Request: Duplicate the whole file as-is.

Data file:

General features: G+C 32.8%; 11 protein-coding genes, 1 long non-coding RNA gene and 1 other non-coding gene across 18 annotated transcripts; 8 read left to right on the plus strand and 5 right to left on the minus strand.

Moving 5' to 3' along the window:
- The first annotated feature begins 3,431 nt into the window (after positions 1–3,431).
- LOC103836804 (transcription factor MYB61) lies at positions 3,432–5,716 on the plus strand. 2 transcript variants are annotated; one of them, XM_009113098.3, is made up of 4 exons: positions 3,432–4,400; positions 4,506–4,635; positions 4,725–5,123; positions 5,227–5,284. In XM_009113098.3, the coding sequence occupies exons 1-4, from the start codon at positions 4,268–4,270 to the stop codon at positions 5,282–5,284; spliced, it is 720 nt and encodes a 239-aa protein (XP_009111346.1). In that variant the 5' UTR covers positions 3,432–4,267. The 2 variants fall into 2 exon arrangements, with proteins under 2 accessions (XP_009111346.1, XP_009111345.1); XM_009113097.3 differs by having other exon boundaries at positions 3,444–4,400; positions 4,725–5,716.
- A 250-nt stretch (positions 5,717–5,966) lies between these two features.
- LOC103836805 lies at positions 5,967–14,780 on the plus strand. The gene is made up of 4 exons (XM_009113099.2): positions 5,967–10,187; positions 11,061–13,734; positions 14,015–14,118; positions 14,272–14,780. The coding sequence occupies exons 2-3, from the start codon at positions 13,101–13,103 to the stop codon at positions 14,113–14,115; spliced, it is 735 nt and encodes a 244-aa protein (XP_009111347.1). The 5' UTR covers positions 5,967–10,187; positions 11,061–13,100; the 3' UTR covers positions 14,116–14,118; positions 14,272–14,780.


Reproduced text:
General features: G+C 32.8%; 11 protein-coding genes, 1 long non-coding RNA gene and 1 other non-coding gene across 18 annotated transcripts; 8 read left to right on the plus strand and 5 right to left on the minus strand.

Moving 5' to 3' along the window:
- The first annotated feature begins 3,431 nt into the window (after positions 1–3,431).
- LOC103836804 (transcription factor MYB61) lies at positions 3,432–5,716 on the plus strand. 2 transcript variants are annotated; one of them, XM_009113098.3, is made up of 4 exons: positions 3,432–4,400; positions 4,506–4,635; positions 4,725–5,123; positions 5,227–5,284. In XM_009113098.3, the coding sequence occupies exons 1-4, from the start codon at positions 4,268–4,270 to the stop codon at positions 5,282–5,284; spliced, it is 720 nt and encodes a 239-aa protein (XP_009111346.1). In that variant the 5' UTR covers positions 3,432–4,267. The 2 variants fall into 2 exon arrangements, with proteins under 2 accessions (XP_009111346.1, XP_009111345.1); XM_009113097.3 differs by having other exon boundaries at positions 3,444–4,400; positions 4,725–5,716.
- A 250-nt stretch (positions 5,717–5,966) lies between these two features.
- LOC103836805 lies at positions 5,967–14,780 on the plus strand. The gene is made up of 4 exons (XM_009113099.2): positions 5,967–10,187; positions 11,061–13,734; positions 14,015–14,118; positions 14,272–14,780. The coding sequence occupies exons 2-3, from the start codon at positions 13,101–13,103 to the stop codon at positions 14,113–14,115; spliced, it is 735 nt and encodes a 244-aa protein (XP_009111347.1). The 5' UTR covers positions 5,967–10,187; positions 11,061–13,100; the 3' UTR covers positions 14,116–14,118; positions 14,272–14,780.